As Ms. Ren notes: ‘President Xi Jinping doesn’t care if stock investors, many of them foreigners, lose billions of dollars.’
- ‘He knows that China’s middle class will have his back. They like these regulatory crackdowns.’
‘The Ministry of Education’s for-profit tutoring ban, for example, is a crowd-pleaser.’
- ‘In the Chinese society, a family’s wealth alone already gives its offspring a natural edge, but the middle class does not enjoy seeing that edge amplified through an army of tutors.’
This is a vintage example of how true is the adage:
- ‘China does not manage its economy to suit Wall Street analysts.’
3 | But Wait. There’s More.
By peeling back the next layer, we see that the current reforms are in turn part of a larger restructuring of the Chinese economy.
- Consider just two examples: ‘Made in China 2025’ and the ‘Dual Circulation Strategy.’
‘Made in China 2025’. Dan Wang of Dragonomics in ‘China’s Sputnik Moment?’ in Foreign Affairs notes:
- ‘The centerpiece of the Chinese state’s industrial planning apparatus is the “Made in China 2025” plan.’
- ‘Announced in 2015, the plan highlights ten high-tech industry segments in which Chinese firms should make breakthroughs, and it sets self-sufficiency targets in striking detail.’
- ‘Such specific targets bring to mind the days of China’s planned economy, when the state micromanaged all industrial output.’
And this from Mr. Wang’s blog written in 2019 [note to Mr. Rattner's China watchers: That’s 2019, for goodness sakes!]:
- ‘While promoting the status of science and technology with one hand, the Chinese government has with its other hand reined in the activities of consumer internet companies.’
‘The “tech” giants are highly-capable companies that print cash.’
- ‘But they’re barely engaged in the creation of intellectual property, excelling instead on business-model innovation and the exploitation of network effects.’
‘It’s become apparent in the last few months that the Chinese leadership has moved towards the view that hard tech is more valuable than products that take us more deeply into the digital world.’
- ‘Xi declared this year that while digitization is important, “we must recognize the fundamental importance of the real economy… and never deindustrialize.” ’
‘This expression preceded the passage of securities and antitrust regulations, thus also pummeling finance, which along with tech make up the most glamorous sectors today.’
‘The optimistic scenario is that these actions compress the wage and status premia of the internet and finance sectors, such that we’ll see fewer CVs that read:’
- ‘ “BS Microelectronics, Peking; software engineer, Airbnb” or “PhD Applied Mathematics, Princeton; VP, Citibank.” ’
As Mr. Browne puts it: ‘Chinese entrepreneurs are expected to get with the program or get out of the way.’
- ‘That means focusing on the next wave of growth—to be led by industrial automation, smart cities and the “Internet of Things—rather than extracting oversized profits from consumers.’
And in addition, Beijing hopes that by souring investor interest – both domestic and foreign – in consumer internet companies, he will be able to redirect that capital to the ‘hard tech’ companies represented by the industries being championed in ‘Made in China 2025.’
‘Dual Circulation’. Then there’s the ‘Dual Circulation Strategy.’ As Jude Blanchette and Andrew Poll of the Center for Strategic & International Studies in ‘Dual Circulation and China’s New Hedged Integration Strategy’ explain:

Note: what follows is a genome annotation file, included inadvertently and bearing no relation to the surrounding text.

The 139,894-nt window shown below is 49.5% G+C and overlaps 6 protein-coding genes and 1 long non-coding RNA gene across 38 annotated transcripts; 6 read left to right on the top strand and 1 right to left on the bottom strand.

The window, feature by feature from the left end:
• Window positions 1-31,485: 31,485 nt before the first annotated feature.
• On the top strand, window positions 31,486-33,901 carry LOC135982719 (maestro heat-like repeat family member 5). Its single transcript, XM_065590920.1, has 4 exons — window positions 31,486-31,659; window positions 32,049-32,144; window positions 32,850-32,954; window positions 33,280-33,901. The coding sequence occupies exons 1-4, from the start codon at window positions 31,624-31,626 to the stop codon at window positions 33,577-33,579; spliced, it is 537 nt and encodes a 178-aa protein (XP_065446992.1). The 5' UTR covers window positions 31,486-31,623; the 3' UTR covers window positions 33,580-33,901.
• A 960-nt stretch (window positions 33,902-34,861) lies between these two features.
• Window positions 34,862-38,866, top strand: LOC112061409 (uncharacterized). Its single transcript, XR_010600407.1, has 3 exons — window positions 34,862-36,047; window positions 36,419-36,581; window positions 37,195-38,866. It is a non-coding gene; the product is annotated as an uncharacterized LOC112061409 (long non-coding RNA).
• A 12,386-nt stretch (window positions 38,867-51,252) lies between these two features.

- ‘The strategy, announced in 2019, envisions a new balance away from global integration (the first circulation) and toward increased domestic reliance (the second circulation).’
‘One key element of the DCS is to focus on both the strengths and weaknesses of the domestic economy—consolidating the former and addressing the latter in order to improve economic resiliency and self-sufficiency.’
- ‘That means further stoking demand from China’s domestic economy and gearing Chinese producers to meet that demand with expanded output for the domestic market rather than for export—all while finding ways to reduce reliance on external inputs in key areas, including energy, technology, and food.’
To ‘stoke demand from the domestic market,’ consumers have to buy more.
- To buy more they need to have more money in their pockets.
Putting it there is one aim of the current reforms. For example:
- ‘The government posted notices that online food platforms must ensure that delivery staff earn at least the local minimum income.’ [That’s because they are woefully underpaid and hence aren’t doing their share to support Dual Circulation.]
- With that, ‘Online food delivery giant Meituan’s share price dived 14%, its worst on record, wiping out about $30 billion market cap.’
- Less money in investors pockets but more in gig workers’.
And as Mr. Westbrook writes:
- ‘Housing, medical and education costs were the "three big mountains" suffocating Chinese families and crowding out their consumption, said Yuan Yuwei of Olympus Hedge Fund Investments.’
- The current reforms have already targeted the education costs of online tutoring. Property is generally expected to be next. Medical?…stand by.
- So ditto investors’ versus the general public’s pockets.
4 | ‘The Third Revolution’
‘According to some analysts,’ writes Mr. Westbrook, ‘the current spate of reforms is:'
- ‘The most significant philosophical shift since former leader Deng Xiaoping set development as the ultimate priority 40 years ago.’
True. But this realization comes way late. There is a final layer that takes us to the core that long precedes it.
- And that core is best described by the title of a book by Elizabeth Economy of the Council on Foreign Relations: The Third Revolution: Xi Jinping and the New Chinese State.